Beyond the numbers: Nigeria’s unemployment epidemic exposed by casual labor and gender disparity

Korinjoh ReginaMay 18, 20244 min

With unemployment rates increasing by over 5 per cent, the National Assembly resumed plenary for the week of May 13th to 17th, 2024, to GESI activities centred on reducing unemployment through applying gender-sensitive policies and targeted job creation initiatives. This also extended to addressing the ills of casual labour. 

Bringing structure to casualised labour 

Casual labourers in Nigeria often face challenges like uncertain job security, as their work is temporary and can end suddenly. They also receive welfare from employees and lack benefits like health insurance and paid leave. Working conditions are mostly tough, with extended hours and unsafe environments. Coupled with limited training opportunities and career growth opportunities, they often face social stigma. GESI-targeted policies help reduce discrimination and provide support services to help casual labourers secure more stable and better-paying jobs.

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Gender-centred approach to curbing unemployment

Nigeria’s youth population faces high levels of unemployment, with many struggling to find stable and meaningful employment opportunities. This lack of employment affects financial well-being and contributes to frustration, hopelessness, and social disenchantment. Similarly, women in Nigeria face critical challenges in accessing formal employment, often due to cultural norms and limited access to education and skills training. 

According to the National Bureau of Statistics (NBS), the unemployment rate for women in the third quarter of 2023 was 6.0%, while the youth unemployment rate was 8.6%.

GESI Tracker: Unemployment rates in Nigeria

The impact of unemployment on both youths and women is profound, affecting their ability to achieve financial independence, contribute meaningfully to the economy, and fulfil their potential. This week, the National Assembly began the process of tackling these issues as follows.



  • Need to Curb the Use of Casualized Labour by Employers of Labour in Nigeria Contrary to the Provisions of Labour Act
  • Sponsor: Hon. Fuad Kayode Laguda – Surulere I Federal Constituency, Lagos 

Hon. Fuad Kayode Laguda raised a motion addressing the rampant and exploitative practice of casualisation of employment in Nigeria, which contradicts the Labour Act CAP L1 2004’s provision limiting casualisation to three months. Despite this legal restriction, casualisation remains widespread, placing workers in precarious and vulnerable positions comparable to modern-day slavery. Following thorough debate and various proposals, the motion was voted on and referred to the House Committees on Banking Regulations, Banking Institutions, Labour, Employment and Productivity, and Legislative Compliance. This motion seeks urgent intervention to casualised labour practices by employers, ensuring adherence to the Labour Act and safeguarding workers’ rights.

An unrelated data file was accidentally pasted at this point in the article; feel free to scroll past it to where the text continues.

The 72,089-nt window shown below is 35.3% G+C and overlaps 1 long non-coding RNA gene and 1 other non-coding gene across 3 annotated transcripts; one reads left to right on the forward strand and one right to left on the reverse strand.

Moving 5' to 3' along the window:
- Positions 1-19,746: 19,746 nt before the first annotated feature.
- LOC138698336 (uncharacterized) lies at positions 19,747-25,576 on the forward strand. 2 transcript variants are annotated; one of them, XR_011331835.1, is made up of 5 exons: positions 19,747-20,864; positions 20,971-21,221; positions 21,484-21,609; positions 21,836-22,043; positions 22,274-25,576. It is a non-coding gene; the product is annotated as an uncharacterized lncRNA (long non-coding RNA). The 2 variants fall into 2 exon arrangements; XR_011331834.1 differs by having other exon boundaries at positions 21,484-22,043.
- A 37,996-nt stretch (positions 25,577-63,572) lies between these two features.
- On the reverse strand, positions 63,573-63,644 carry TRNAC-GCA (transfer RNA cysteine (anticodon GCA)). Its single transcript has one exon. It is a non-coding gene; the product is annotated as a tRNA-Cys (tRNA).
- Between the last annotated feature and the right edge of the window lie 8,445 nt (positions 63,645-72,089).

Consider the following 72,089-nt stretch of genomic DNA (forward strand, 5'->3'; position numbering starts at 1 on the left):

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  • Value Chain Training of Youths and Women on Agribusiness Development to Reduce Unemployment in the Country 

Sponsor: Hon. Canice Moore Chukwugozie Nwachukwu – Oru East/Orsu/Orlu Federal Constituency, Imo

The House of Representatives, in debating, recognised that an agri-business value chain training approach targeting youths and women would reduce unemployment and maintain political and social stability. Hence, it highlighted the need for the federal government to embark on massive value chain training for youths and women in agribusiness development. The House also urged the Federal Ministry of Labour and Employment, in collaboration with the National Productivity Centre (NPC) and the National Directorate of Employment (NDE), to devise means to implement such training. In its resolution, the House mandated the Committees on Agricultural Production and Services, Rural Development, Youth Development, and Legislative Compliance to ensure compliance within the shortest possible time. 

Adedoyin Adesokan Contributed to this GESI Tracker report from Abuja. 

Korinjoh Regina

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